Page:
Beyond Good and Evil is an HD remake of an Action-Adventure game from the last generation. It was a cult classic and was admired by those who played it. With strange and lovable characters and an interesting plot, I immediately saw why. But the splendor of this game is not without a few faults.
You play as a young girl named Jade. Her name fits her well considering she wears nearly all green and even her eyes are green. She runs an orphanage and is a photo-journalist. Her main weapon is a pole that she swings at her foes in a way that resembles Kung-Fu.
The controls were fairly good other than the odd "X button to confirm." The only other control issues I had were with the vehicles. They seemed too
loose. The slightest movement for a turn could be more drastic than you anticipated it would be until you get used to the steering. The aircraft controls are, strangely, not inverted for the controls like most games; In Beyond Good and Evil when you move the stick upward, you go upward, and vice versa.
There are two forms of currency in this game, Dinero (normal money) and Pearls. The latter used to buy vehicle parts off of a "Black Market." Money is earned very easily throughout the game and is never really a problem to obtain. Pearls, though, are slightly harder. These are earned by chasing down looters, killing somewhat tougher enemies, sneaking through warehouses full of enemies, winning some of the fun hovercraft races, finding them around town (harder than it sounds), winning them by gambling in the bar and are rewards for completing rolls of film - which brings me to my next topic.
The in-game camera was very neat in my opinion. Not only was it used to take pictures of creatures to earn money but it had many other uses. It could be used to take a picture of a map on the wall to give you a full map of the area in your menu. It would also tell you information about enemies and let you know their weak spot if you focus on them.
The "camera-view" also comes with an FPS style of aiming a, for lack of a better description, frisbee launcher. While the discs do not damage enemies strongly by any means, they can distract guards, hit switches, and weaken certain enemies so that your normal attack will kill them.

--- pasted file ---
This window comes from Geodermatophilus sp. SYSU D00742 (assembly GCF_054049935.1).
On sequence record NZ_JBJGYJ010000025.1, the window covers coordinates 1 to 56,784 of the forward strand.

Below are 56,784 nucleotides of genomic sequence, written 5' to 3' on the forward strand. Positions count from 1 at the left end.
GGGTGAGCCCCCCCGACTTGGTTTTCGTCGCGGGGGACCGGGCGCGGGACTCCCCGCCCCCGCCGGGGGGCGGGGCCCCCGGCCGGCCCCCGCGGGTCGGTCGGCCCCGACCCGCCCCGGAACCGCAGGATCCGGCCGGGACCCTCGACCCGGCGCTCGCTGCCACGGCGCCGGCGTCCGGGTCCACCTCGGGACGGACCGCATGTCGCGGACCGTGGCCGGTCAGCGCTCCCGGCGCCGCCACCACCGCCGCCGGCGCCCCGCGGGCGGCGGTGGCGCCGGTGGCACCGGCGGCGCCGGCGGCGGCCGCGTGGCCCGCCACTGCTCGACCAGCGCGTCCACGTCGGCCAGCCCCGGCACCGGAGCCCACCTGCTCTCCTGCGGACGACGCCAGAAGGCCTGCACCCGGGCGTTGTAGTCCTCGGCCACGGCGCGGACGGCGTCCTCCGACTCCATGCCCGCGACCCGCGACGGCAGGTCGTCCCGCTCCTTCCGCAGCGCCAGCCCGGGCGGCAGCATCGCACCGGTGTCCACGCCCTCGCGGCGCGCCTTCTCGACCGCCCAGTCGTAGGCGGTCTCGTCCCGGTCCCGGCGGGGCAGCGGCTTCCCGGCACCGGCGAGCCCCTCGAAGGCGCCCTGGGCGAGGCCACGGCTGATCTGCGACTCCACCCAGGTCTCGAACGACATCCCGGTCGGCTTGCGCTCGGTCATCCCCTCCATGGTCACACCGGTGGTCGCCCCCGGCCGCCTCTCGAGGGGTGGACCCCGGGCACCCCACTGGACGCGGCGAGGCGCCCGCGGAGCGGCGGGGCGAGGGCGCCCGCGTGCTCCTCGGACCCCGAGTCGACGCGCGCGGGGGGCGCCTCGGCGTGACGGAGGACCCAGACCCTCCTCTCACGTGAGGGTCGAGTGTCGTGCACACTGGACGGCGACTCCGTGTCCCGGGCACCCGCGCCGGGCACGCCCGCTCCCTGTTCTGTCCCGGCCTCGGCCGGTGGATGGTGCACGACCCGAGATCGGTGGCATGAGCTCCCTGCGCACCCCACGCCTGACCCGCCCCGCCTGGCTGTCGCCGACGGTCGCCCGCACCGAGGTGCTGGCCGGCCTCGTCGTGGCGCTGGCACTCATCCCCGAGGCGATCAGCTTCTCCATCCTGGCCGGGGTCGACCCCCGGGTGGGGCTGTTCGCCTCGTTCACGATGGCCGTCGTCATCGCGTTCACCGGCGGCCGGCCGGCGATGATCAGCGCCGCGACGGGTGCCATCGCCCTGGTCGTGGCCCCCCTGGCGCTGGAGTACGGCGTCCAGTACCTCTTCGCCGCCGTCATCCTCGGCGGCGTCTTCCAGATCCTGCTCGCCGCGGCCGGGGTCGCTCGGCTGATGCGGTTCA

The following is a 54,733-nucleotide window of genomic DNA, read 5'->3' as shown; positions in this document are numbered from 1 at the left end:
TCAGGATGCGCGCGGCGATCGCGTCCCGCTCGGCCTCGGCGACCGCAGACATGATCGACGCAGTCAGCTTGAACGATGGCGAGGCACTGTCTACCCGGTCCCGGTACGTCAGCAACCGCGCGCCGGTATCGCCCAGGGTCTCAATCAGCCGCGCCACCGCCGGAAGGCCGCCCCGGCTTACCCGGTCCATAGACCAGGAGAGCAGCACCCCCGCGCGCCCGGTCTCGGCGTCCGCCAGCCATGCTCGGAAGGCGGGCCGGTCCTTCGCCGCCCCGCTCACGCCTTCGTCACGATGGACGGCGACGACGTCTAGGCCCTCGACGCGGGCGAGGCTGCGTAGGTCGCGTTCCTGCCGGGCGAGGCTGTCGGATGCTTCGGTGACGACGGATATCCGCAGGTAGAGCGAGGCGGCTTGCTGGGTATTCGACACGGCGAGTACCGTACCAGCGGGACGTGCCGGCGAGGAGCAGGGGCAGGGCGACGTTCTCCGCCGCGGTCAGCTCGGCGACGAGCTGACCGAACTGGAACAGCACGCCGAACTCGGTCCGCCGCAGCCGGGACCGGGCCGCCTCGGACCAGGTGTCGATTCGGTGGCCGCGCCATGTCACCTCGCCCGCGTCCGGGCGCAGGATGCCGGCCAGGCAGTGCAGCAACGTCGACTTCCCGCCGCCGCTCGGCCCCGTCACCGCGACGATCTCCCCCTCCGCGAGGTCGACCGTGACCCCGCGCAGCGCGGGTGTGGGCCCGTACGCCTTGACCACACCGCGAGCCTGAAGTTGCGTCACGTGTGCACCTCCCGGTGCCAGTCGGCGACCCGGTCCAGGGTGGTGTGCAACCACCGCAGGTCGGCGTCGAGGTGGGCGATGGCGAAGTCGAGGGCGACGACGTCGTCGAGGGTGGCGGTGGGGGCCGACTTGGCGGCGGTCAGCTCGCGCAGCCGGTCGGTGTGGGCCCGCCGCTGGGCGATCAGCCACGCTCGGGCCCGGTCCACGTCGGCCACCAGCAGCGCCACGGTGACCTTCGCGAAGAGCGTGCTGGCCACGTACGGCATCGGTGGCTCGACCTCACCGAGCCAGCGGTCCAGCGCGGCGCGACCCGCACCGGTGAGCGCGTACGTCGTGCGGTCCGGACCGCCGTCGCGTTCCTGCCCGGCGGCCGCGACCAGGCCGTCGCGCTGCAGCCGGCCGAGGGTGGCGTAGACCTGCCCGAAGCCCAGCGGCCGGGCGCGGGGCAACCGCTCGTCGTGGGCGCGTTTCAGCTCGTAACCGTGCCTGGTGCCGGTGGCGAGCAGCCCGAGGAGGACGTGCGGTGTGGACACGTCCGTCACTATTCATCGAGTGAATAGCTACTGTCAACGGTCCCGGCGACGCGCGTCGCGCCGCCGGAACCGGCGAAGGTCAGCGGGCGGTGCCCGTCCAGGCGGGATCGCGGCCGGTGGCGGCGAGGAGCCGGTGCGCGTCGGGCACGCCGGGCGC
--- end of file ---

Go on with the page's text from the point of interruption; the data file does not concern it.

The combat system is very simplistic but it is perfect for the game. When you are attempting photgraph enemies while also fighting them a more complex battle system would be a nuisance. The battles are generally with mobs of foes but they are normally done away with fairly easily. The only difficult fights are boss fights, but only until you realize how to beat them which doesnt take long.
The puzzles in this game were quite fun. They ranged from just finding your way through a cave to having to stealthily sneak past guards. They were not too challenging but took a little thought. If I didn't analyze the situation enough it generally took me two or three times to complete each one.
The camera-angles were probably the most annoying part of the game to me. Most of the time they were pretty good but some points of the game had me looking at walls when I tried to move the camera for a better view instead of showing me what I wanted to see. This isn't a huge problem except when the view is blocked while trying to get past guards. In those cases, you have to nearly come out of hiding to see where the guards are. Heads up though, rushing in and hoping the guards don't see you doesn't work that often....I tried and failed.
This game makes you not only watch your character's health, but your companions' health. If you accidentally strike your ally/allies too many times, or do not keep your eye on them during fights, it could be a fast and unexpected Game Over. Luckily, you have the ability to give the others items, before and after battle. If you give them something while they are injured, they immediately use it. But on the other hand, if you give them items while they have full health, they hold on to them and use only when necessary.
Regarding AI partners, they are not too bad but do not always help as well as you would want. The biggest help they give is launching enemies into the air so you can baseball bat them at certain targets. Other than that, they do not provide too much support in battle, or at least that was the case when I played it.
This game gave me a good 10 hours of gameplay and I still didn't obtain all of the pictures. I will definitely go back and play it again in the future. This game is a gem from the previous generation that was over-looked by many gamers and knowing there is a sequel in the works gives me much joy. With the $10 (800 Microsoft Points) price tag, the interesting, although somewhat cliché, story and fun gameplay (not to mention an easy 200 for the achievements hunters) this game is a MUST HAVE for the XBLA, especially if you are a fan of action-adventure style games.